RNLI was founded in 1824 and is based in Poole, Dorset. The organisation raised €210m in funds in 2019, spending €200m on lifesaving activities and water safety education. RNLI also provides a beach lifeguard service in the UK and has recently developed an International drowning prevention strategy, partnering with other organisations and governments to make drowning prevention a global priority.

Irish Lifeboat Stations

There are 46 lifeboat stations on the island of Ireland, with an operational base in Swords, Co Dublin. Irish RNLI crews are tasked through a paging system instigated by the Irish Coast Guard which can task a range of rescue resources depending on the nature of the emergency.

Famous Irish Lifeboat Rescues

Irish Lifeboats have participated in many rescues, perhaps the most famous of which was the rescue of the crew of the Daunt Rock lightship off Cork Harbour by the Ballycotton lifeboat in 1936. Spending almost 50 hours at sea, the lifeboat stood by the drifting lightship until the proximity to the Daunt Rock forced the coxswain to get alongside and successfully rescue the lightship's crew.

32 Irish lifeboat crew have been lost in rescue missions, including the 15 crew of the Kingstown (now Dun Laoghaire) lifeboat which capsized while attempting to rescue the crew of the SS Palme on Christmas Eve 1895.

FAQs

While the number of callouts to lifeboat stations varies from year to year, Howth Lifeboat station has aggregated more 'shouts' in recent years than other stations, averaging just over 60 a year.

Stations with an offshore lifeboat have a full-time mechanic, while some have a full-time coxswain. However, most lifeboat crews are volunteers.

There are 46 lifeboat stations on the island of Ireland

32 Irish lifeboat crew have been lost in rescue missions, including the 15 crew of the Kingstown (now Dun Laoghaire) lifeboat which capsized while attempting to rescue the crew of the SS Palme on Christmas Eve 1895

In 2019, 8,941 lifeboat launches saved 342 lives across the RNLI fleet.

The Irish fleet is a mixture of inshore and all-weather (offshore) craft. The offshore lifeboats, which range from 17m to 12m in length are either moored afloat, launched down a slipway or are towed into the sea on a trailer and launched. The inshore boats are either rigid or non-rigid inflatables.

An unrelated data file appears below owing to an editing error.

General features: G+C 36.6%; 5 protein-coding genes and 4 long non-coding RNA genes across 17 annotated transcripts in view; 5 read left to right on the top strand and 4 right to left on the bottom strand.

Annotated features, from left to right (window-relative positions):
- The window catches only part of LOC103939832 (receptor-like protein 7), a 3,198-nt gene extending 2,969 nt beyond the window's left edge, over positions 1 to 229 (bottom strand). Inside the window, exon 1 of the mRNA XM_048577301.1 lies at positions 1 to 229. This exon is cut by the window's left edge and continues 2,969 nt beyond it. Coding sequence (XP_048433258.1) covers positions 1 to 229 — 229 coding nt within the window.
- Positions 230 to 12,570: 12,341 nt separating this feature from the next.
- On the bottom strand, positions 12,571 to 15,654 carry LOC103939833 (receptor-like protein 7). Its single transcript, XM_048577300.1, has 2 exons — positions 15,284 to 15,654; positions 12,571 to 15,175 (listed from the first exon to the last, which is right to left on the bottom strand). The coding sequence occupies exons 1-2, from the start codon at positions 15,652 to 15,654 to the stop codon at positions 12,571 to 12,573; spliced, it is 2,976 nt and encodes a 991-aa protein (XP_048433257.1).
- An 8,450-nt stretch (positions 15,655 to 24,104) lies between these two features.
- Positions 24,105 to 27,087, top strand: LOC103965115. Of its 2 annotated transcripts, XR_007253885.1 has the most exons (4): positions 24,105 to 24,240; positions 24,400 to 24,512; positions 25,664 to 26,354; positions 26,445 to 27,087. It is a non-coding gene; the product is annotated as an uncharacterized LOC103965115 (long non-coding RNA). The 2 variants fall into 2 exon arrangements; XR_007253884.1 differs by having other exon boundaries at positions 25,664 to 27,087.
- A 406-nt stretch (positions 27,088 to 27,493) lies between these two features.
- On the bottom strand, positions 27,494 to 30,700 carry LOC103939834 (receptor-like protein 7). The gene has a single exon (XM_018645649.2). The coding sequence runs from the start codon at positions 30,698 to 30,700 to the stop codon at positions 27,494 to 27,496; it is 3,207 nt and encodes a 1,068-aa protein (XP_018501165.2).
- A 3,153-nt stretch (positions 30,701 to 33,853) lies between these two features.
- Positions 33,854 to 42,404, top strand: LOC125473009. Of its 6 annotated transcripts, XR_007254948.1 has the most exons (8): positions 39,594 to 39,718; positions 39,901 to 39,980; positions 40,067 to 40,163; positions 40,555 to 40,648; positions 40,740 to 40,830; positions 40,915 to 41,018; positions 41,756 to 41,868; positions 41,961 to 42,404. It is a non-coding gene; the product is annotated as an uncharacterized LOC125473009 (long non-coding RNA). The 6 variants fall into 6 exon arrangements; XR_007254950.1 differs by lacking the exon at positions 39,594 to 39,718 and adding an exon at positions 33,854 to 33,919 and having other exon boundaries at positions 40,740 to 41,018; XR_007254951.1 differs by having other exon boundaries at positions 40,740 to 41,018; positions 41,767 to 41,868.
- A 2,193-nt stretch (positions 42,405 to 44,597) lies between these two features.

The Irish Coast Guard in the Republic of Ireland or the UK Coastguard in Northern Ireland task lifeboats when an emergency call is received, through any of the recognised systems. These include 999/112 phone calls, Mayday/PanPan calls on VHF, a signal from an emergency position indicating radio beacon (EPIRB) or distress signals.

The Irish Coast Guard is the government agency responsible for the response to, and co-ordination of, maritime accidents which require search and rescue operations. To carry out their task the Coast Guard calls on their own resources – Coast Guard units manned by volunteers and contracted helicopters, as well as "declared resources" - RNLI lifeboats and crews. While lifeboats conduct the operation, the coordination is provided by the Coast Guard.

A lifeboat coxswain (pronounced cox'n) is the skipper or master of the lifeboat.

RNLI Lifeboat crews are required to follow a particular development plan that covers a pre-agreed range of skills necessary to complete particular tasks. These skills and tasks form part of the competence-based training that is delivered both locally and at the RNLI's Lifeboat College in Poole, Dorset

 

While the RNLI is dependent on donations and legacies for funding, they also need volunteer crew and fund-raisers.

© Afloat 2020